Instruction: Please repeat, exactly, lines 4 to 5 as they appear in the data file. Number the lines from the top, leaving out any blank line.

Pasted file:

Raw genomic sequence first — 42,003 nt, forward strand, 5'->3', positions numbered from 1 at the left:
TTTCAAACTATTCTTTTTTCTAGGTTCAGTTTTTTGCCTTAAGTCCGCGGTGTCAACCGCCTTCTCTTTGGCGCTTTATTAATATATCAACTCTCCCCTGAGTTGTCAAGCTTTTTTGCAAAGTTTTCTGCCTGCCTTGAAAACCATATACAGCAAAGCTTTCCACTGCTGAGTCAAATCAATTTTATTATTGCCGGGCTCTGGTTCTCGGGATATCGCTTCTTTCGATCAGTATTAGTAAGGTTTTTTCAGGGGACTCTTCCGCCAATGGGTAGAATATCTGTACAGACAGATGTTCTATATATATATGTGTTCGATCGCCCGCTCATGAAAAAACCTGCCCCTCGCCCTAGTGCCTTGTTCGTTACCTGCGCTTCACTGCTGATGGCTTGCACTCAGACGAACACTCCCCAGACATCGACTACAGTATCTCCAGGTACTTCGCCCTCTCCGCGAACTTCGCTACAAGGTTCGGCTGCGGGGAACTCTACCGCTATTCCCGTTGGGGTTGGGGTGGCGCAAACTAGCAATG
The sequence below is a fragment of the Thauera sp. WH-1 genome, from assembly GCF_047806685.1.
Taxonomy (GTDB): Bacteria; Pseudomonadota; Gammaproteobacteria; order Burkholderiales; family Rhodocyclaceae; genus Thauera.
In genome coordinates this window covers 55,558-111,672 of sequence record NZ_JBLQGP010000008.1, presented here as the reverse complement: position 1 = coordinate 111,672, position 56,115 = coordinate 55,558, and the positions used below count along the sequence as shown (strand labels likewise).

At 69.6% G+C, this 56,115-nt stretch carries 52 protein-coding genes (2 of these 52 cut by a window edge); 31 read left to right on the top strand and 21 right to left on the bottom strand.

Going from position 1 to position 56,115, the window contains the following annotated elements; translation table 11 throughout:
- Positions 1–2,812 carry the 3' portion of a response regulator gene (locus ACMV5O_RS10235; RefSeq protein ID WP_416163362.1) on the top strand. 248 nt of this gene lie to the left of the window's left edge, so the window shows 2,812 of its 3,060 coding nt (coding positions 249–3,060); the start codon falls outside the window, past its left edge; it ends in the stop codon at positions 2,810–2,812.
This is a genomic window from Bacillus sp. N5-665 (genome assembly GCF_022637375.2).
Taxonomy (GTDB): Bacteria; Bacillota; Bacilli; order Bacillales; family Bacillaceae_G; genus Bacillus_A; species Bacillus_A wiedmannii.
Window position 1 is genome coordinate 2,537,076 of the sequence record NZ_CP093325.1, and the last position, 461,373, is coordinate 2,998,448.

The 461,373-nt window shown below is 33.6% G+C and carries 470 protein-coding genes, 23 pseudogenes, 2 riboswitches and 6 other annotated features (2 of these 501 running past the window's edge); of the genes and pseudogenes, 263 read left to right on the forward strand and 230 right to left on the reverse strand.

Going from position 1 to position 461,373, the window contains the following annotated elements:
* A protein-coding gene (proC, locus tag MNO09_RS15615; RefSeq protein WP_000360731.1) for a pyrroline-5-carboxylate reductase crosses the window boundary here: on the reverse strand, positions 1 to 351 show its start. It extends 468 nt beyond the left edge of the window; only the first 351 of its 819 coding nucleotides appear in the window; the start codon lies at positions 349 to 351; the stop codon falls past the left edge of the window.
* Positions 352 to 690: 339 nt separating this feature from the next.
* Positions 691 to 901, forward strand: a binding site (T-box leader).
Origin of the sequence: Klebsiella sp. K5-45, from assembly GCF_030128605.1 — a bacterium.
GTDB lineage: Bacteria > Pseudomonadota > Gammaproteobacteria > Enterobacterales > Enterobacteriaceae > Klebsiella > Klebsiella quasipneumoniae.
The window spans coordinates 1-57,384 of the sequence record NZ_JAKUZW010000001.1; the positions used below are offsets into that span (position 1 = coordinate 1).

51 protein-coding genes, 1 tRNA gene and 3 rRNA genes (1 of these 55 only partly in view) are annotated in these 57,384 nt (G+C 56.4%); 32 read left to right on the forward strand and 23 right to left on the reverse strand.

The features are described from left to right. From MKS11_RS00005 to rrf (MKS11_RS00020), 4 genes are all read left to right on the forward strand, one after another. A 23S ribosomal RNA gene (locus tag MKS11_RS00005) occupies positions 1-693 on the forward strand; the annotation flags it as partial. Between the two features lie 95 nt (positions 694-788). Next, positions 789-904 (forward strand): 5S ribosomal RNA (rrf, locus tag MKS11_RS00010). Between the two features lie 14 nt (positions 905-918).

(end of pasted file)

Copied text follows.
Taxonomy (GTDB): Bacteria; Pseudomonadota; Gammaproteobacteria; order Burkholderiales; family Rhodocyclaceae; genus Thauera.
In genome coordinates this window covers 55,558-111,672 of sequence record NZ_JBLQGP010000008.1, presented here as the reverse complement: position 1 = coordinate 111,672, position 56,115 = coordinate 55,558, and the positions used below count along the sequence as shown (strand labels likewise).